Labor: The benefits and obstacles to a valid tip pooling arrangement

Understand the legalities of the "tip credit"

Pursuant to 29 U.S.C. § 203(m), employers in states that permit tip credits may pay less than the minimum wage to employees who receive tips. This is known as a “tip credit.” Under the tip credit rule, the restaurant employer takes credit for the employee’s tips to make up the difference between the reduced wage paid by the employer and the legal minimum wage. Currently, the federal minimum hourly wage for nontipped employees is $7.25. The federal tipped employee minimum wage is $2.15. 

The tip credit may be taken only toward the wages of employees who qualify as “tipped employees,” who are defined as “any employee engaged in an occupation in which he customarily and regularly receives more than $30 a month in tips.” 29 U.S.C. § 203(t). The tip credit is not permitted in Alaska, California, Minnesota, Montana, Nevada, Oregon and Washington. In some states, a tip credit is allowed, but the wage rate differs from the federal minimum rate. For example, Michigan uses a tipped minimum rate of $2.65, and Pennsylvania uses $2.83.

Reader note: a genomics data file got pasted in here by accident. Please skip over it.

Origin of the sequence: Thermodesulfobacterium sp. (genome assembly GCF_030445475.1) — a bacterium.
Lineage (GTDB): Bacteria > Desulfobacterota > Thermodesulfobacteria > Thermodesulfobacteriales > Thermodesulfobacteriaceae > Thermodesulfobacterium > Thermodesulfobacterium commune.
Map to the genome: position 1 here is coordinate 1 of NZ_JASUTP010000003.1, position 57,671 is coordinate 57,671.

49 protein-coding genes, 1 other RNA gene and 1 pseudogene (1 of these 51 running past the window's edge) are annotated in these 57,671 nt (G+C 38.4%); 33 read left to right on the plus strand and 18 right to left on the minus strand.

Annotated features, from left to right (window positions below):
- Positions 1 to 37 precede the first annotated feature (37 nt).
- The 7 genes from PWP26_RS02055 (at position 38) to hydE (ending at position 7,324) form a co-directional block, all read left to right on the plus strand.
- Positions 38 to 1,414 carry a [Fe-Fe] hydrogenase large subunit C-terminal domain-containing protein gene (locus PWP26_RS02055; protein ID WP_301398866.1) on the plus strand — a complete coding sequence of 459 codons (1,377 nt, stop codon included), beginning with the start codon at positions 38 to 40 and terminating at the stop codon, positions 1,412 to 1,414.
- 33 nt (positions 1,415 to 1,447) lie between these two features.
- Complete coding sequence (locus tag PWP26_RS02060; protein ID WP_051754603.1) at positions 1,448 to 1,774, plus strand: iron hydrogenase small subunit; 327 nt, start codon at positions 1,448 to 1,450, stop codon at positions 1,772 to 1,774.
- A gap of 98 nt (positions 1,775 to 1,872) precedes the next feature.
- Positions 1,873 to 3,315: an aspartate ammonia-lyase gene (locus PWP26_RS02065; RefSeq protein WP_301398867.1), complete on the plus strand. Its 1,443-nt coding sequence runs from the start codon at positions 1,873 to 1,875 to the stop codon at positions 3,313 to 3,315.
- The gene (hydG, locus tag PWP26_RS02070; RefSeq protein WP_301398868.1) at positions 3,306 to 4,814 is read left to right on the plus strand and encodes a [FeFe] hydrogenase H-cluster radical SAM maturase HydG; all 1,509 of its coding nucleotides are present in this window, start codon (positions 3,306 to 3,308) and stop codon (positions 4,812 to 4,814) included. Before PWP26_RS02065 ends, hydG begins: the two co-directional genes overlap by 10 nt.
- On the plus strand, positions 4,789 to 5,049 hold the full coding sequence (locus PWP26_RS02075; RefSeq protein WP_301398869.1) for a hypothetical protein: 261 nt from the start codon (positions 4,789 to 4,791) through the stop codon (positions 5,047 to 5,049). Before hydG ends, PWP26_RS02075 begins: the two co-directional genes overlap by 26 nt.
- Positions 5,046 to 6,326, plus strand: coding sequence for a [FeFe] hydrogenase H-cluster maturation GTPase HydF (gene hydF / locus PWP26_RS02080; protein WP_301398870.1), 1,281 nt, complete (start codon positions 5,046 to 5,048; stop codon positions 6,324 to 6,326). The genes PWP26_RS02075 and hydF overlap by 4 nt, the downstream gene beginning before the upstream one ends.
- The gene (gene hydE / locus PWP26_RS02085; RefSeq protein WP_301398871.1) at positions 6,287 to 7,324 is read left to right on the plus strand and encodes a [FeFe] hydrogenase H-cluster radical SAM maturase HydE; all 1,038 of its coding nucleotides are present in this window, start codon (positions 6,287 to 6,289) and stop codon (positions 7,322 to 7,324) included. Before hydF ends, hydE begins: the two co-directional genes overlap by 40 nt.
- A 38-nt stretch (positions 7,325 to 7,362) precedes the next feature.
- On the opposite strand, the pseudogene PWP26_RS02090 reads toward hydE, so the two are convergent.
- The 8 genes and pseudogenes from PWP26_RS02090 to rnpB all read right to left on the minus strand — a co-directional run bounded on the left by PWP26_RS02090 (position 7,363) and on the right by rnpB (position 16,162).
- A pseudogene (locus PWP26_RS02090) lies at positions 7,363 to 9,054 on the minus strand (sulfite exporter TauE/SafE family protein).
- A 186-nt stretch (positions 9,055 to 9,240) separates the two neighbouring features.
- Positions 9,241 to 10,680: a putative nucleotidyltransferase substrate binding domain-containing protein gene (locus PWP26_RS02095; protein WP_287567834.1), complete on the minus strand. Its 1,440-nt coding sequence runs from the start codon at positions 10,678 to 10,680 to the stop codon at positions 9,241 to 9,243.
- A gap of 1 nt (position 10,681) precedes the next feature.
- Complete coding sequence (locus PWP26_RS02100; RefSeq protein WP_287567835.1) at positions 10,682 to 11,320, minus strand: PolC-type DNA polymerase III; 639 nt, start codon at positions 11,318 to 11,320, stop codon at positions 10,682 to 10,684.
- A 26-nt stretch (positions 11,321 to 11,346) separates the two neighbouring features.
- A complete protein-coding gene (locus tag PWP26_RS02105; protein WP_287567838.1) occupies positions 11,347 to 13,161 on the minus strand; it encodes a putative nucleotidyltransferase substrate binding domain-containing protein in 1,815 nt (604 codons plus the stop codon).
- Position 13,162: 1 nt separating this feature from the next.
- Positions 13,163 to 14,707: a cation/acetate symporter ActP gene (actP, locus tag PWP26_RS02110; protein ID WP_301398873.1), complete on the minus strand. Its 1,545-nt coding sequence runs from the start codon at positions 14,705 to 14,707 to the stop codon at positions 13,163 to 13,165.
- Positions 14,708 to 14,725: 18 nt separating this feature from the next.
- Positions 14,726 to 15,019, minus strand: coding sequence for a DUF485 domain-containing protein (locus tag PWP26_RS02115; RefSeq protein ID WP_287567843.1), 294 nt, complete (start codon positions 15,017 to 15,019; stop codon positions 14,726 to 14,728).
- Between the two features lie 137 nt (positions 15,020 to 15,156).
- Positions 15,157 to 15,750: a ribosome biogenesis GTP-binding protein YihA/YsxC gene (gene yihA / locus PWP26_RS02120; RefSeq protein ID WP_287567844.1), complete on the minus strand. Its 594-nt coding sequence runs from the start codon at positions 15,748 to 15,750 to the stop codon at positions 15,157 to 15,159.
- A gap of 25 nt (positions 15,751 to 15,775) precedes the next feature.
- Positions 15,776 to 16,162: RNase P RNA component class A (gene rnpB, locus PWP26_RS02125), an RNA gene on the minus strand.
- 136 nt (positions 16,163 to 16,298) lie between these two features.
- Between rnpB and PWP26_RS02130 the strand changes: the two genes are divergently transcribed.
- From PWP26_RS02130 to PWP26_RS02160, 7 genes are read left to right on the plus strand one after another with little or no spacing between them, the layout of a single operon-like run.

Contributing Author

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Cheryl Wilke

Cheryl Wilke is a partner in the Ft. Lauderdale office of Hinshaw & Culbertson and focuses her practice in the representation of employers in...

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